If you’ve ever felt like rearranging Google’s homepage, filling the screen with bouncing balls, or making a Twitter map, Google Chrome can help you out. If you think this sounds like a waste of time, don’t worry: there is a point to it.
The gimmicks are all part of an experiment to see how the open source browser could be customized by developers from outside of Google. While the tools are all creative, useful or attractive (in differing proportions), the real aim is to test how stable they are.
The tools include Google Gravity, which recreates the familiar Google homepage but allows users to move everything you can see on the screen to a different location. However, the various features, such as the box for typing your query and the search button continue to work wherever they are on the screen. Another tool uses multiple browser windows to display pieces of a picture which can then be rearranged and merged into a single image.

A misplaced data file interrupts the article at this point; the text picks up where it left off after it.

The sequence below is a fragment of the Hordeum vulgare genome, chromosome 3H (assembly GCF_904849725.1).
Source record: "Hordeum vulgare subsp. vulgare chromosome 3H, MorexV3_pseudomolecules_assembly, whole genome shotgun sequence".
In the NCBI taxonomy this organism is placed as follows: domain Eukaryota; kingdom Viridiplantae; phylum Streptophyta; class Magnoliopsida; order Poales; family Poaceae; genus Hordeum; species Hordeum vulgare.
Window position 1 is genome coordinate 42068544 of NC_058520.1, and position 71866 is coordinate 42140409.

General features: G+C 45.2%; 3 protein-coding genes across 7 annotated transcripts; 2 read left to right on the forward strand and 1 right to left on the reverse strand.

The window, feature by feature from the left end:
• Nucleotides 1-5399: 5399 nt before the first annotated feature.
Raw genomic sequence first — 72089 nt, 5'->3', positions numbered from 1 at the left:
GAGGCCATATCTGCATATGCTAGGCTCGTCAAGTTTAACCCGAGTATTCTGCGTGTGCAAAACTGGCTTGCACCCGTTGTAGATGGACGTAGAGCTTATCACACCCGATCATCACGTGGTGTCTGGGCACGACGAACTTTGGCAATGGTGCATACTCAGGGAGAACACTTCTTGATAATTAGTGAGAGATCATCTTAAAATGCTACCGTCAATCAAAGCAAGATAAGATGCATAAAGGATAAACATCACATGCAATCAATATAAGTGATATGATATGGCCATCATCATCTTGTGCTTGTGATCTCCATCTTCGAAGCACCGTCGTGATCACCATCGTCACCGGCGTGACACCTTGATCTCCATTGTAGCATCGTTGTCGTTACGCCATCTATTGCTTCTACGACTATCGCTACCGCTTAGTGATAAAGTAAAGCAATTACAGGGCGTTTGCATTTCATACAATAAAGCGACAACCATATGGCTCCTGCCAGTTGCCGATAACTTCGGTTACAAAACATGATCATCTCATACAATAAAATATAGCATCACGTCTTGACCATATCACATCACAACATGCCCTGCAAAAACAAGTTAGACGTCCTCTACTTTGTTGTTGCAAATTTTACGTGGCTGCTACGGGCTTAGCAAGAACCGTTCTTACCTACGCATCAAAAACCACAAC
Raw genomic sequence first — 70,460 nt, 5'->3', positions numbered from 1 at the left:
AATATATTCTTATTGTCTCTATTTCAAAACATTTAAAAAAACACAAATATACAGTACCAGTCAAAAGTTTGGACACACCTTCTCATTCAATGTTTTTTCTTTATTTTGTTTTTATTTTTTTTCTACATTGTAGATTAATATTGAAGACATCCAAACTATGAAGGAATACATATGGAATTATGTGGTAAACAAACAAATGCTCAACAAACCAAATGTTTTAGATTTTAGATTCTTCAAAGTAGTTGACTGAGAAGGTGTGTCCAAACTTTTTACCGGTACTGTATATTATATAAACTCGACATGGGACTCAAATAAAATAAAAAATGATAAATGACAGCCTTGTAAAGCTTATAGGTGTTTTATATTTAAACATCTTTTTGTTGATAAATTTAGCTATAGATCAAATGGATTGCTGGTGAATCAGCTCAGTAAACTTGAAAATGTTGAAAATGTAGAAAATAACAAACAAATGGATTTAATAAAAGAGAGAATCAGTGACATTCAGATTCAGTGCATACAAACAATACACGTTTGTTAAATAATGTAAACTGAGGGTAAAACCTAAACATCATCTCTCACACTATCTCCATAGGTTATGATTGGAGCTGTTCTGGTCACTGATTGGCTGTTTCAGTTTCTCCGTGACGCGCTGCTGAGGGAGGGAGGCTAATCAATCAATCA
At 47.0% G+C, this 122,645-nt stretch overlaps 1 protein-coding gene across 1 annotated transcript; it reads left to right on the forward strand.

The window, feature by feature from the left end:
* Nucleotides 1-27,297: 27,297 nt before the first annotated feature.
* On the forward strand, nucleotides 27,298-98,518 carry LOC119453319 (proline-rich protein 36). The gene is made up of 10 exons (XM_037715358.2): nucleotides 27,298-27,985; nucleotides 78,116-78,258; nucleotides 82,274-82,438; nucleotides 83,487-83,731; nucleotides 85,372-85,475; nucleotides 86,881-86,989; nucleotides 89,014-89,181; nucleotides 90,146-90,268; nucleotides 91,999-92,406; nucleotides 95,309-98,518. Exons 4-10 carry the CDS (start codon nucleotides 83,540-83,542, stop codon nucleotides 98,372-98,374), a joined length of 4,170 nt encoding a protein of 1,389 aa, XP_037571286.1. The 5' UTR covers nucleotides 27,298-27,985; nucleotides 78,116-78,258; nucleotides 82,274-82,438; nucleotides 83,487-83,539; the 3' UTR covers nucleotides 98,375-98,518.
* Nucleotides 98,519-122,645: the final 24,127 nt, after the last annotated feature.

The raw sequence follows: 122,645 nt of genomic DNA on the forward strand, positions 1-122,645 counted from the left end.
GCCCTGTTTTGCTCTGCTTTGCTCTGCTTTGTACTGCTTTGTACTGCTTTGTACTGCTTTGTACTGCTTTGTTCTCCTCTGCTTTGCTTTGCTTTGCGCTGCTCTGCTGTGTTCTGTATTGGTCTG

There’s also a tool named Social Collider which produces mathematical diagrams based on Twitter posts. Using similar technology to the way a particle collider tracks movement, the tool produces a graph showing how posts involving a particular user or phrase have spun off further posts. The idea is that the resulting diagrams can help pinpoint how a particular topic gained in popularity.